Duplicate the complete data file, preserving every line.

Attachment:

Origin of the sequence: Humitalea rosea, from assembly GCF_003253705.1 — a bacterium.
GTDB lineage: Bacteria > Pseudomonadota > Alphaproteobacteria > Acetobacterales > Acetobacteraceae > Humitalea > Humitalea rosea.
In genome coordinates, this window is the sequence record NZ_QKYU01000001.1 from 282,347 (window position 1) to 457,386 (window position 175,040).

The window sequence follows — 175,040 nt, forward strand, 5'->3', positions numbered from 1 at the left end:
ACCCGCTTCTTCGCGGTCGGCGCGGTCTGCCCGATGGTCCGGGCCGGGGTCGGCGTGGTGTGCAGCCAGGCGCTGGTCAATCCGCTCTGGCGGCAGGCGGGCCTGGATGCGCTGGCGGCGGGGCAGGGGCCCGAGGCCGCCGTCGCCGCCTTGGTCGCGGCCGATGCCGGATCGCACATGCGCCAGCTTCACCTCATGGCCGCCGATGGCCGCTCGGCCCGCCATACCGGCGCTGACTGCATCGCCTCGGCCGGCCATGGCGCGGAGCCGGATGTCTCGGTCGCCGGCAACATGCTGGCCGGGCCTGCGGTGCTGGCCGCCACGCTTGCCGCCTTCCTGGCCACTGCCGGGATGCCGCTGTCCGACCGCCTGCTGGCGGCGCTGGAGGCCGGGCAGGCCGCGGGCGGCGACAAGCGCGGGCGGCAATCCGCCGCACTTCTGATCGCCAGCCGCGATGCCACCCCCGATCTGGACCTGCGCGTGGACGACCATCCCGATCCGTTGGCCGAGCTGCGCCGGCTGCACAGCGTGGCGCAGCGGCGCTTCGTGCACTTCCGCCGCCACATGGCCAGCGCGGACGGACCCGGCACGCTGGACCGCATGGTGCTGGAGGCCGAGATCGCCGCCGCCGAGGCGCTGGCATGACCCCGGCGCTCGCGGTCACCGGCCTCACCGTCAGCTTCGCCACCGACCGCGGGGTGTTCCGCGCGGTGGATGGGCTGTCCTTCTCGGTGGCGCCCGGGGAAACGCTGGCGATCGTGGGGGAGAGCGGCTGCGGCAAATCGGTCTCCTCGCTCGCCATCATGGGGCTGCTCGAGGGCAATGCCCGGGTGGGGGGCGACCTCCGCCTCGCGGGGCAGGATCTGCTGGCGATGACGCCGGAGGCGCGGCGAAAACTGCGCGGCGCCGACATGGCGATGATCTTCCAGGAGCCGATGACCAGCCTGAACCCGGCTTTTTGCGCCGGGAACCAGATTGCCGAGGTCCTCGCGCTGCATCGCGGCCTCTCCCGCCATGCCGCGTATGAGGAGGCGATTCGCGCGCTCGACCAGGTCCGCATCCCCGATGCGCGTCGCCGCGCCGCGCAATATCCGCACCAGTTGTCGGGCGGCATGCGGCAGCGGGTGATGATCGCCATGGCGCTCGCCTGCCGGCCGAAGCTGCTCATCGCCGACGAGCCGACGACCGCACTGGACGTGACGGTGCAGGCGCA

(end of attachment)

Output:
Origin of the sequence: Humitalea rosea, from assembly GCF_003253705.1 — a bacterium.
GTDB lineage: Bacteria > Pseudomonadota > Alphaproteobacteria > Acetobacterales > Acetobacteraceae > Humitalea > Humitalea rosea.
In genome coordinates, this window is the sequence record NZ_QKYU01000001.1 from 282,347 (window position 1) to 457,386 (window position 175,040).

The window sequence follows — 175,040 nt, forward strand, 5'->3', positions numbered from 1 at the left end:
ACCCGCTTCTTCGCGGTCGGCGCGGTCTGCCCGATGGTCCGGGCCGGGGTCGGCGTGGTGTGCAGCCAGGCGCTGGTCAATCCGCTCTGGCGGCAGGCGGGCCTGGATGCGCTGGCGGCGGGGCAGGGGCCCGAGGCCGCCGTCGCCGCCTTGGTCGCGGCCGATGCCGGATCGCACATGCGCCAGCTTCACCTCATGGCCGCCGATGGCCGCTCGGCCCGCCATACCGGCGCTGACTGCATCGCCTCGGCCGGCCATGGCGCGGAGCCGGATGTCTCGGTCGCCGGCAACATGCTGGCCGGGCCTGCGGTGCTGGCCGCCACGCTTGCCGCCTTCCTGGCCACTGCCGGGATGCCGCTGTCCGACCGCCTGCTGGCGGCGCTGGAGGCCGGGCAGGCCGCGGGCGGCGACAAGCGCGGGCGGCAATCCGCCGCACTTCTGATCGCCAGCCGCGATGCCACCCCCGATCTGGACCTGCGCGTGGACGACCATCCCGATCCGTTGGCCGAGCTGCGCCGGCTGCACAGCGTGGCGCAGCGGCGCTTCGTGCACTTCCGCCGCCACATGGCCAGCGCGGACGGACCCGGCACGCTGGACCGCATGGTGCTGGAGGCCGAGATCGCCGCCGCCGAGGCGCTGGCATGACCCCGGCGCTCGCGGTCACCGGCCTCACCGTCAGCTTCGCCACCGACCGCGGGGTGTTCCGCGCGGTGGATGGGCTGTCCTTCTCGGTGGCGCCCGGGGAAACGCTGGCGATCGTGGGGGAGAGCGGCTGCGGCAAATCGGTCTCCTCGCTCGCCATCATGGGGCTGCTCGAGGGCAATGCCCGGGTGGGGGGCGACCTCCGCCTCGCGGGGCAGGATCTGCTGGCGATGACGCCGGAGGCGCGGCGAAAACTGCGCGGCGCCGACATGGCGATGATCTTCCAGGAGCCGATGACCAGCCTGAACCCGGCTTTTTGCGCCGGGAACCAGATTGCCGAGGTCCTCGCGCTGCATCGCGGCCTCTCCCGCCATGCCGCGTATGAGGAGGCGATTCGCGCGCTCGACCAGGTCCGCATCCCCGATGCGCGTCGCCGCGCCGCGCAATATCCGCACCAGTTGTCGGGCGGCATGCGGCAGCGGGTGATGATCGCCATGGCGCTCGCCTGCCGGCCGAAGCTGCTCATCGCCGACGAGCCGACGACCGCACTGGACGTGACGGTGCAGGCGCA